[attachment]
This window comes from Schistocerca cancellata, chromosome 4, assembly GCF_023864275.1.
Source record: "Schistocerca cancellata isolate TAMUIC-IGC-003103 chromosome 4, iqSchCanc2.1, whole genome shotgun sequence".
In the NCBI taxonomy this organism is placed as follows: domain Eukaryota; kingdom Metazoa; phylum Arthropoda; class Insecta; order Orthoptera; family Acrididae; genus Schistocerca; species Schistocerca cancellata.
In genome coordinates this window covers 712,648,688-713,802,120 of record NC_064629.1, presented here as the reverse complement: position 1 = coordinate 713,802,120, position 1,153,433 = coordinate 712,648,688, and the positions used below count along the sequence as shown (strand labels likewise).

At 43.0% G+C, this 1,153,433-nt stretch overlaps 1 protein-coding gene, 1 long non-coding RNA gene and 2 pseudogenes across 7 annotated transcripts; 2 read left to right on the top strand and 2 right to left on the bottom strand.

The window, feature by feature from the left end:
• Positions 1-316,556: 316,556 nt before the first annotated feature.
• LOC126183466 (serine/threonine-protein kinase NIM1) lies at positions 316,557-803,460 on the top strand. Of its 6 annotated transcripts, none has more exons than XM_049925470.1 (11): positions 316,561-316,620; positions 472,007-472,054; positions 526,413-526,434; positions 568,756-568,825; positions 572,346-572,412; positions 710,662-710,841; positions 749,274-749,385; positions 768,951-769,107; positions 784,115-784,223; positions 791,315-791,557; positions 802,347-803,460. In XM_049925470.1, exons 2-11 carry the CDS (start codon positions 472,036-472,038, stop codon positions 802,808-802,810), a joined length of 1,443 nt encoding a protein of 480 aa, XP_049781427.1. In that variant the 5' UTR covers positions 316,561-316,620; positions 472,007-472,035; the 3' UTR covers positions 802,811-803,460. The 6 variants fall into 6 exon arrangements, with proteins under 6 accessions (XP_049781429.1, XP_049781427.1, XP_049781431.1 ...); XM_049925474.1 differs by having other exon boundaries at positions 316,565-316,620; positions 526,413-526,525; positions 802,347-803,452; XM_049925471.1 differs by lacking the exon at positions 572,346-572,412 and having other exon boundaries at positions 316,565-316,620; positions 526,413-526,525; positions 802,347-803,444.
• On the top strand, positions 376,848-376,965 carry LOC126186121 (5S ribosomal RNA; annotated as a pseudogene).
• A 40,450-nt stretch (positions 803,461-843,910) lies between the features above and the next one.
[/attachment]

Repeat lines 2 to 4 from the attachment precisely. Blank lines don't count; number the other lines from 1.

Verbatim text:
Source record: "Schistocerca cancellata isolate TAMUIC-IGC-003103 chromosome 4, iqSchCanc2.1, whole genome shotgun sequence".
In the NCBI taxonomy this organism is placed as follows: domain Eukaryota; kingdom Metazoa; phylum Arthropoda; class Insecta; order Orthoptera; family Acrididae; genus Schistocerca; species Schistocerca cancellata.
In genome coordinates this window covers 712,648,688-713,802,120 of record NC_064629.1, presented here as the reverse complement: position 1 = coordinate 713,802,120, position 1,153,433 = coordinate 712,648,688, and the positions used below count along the sequence as shown (strand labels likewise).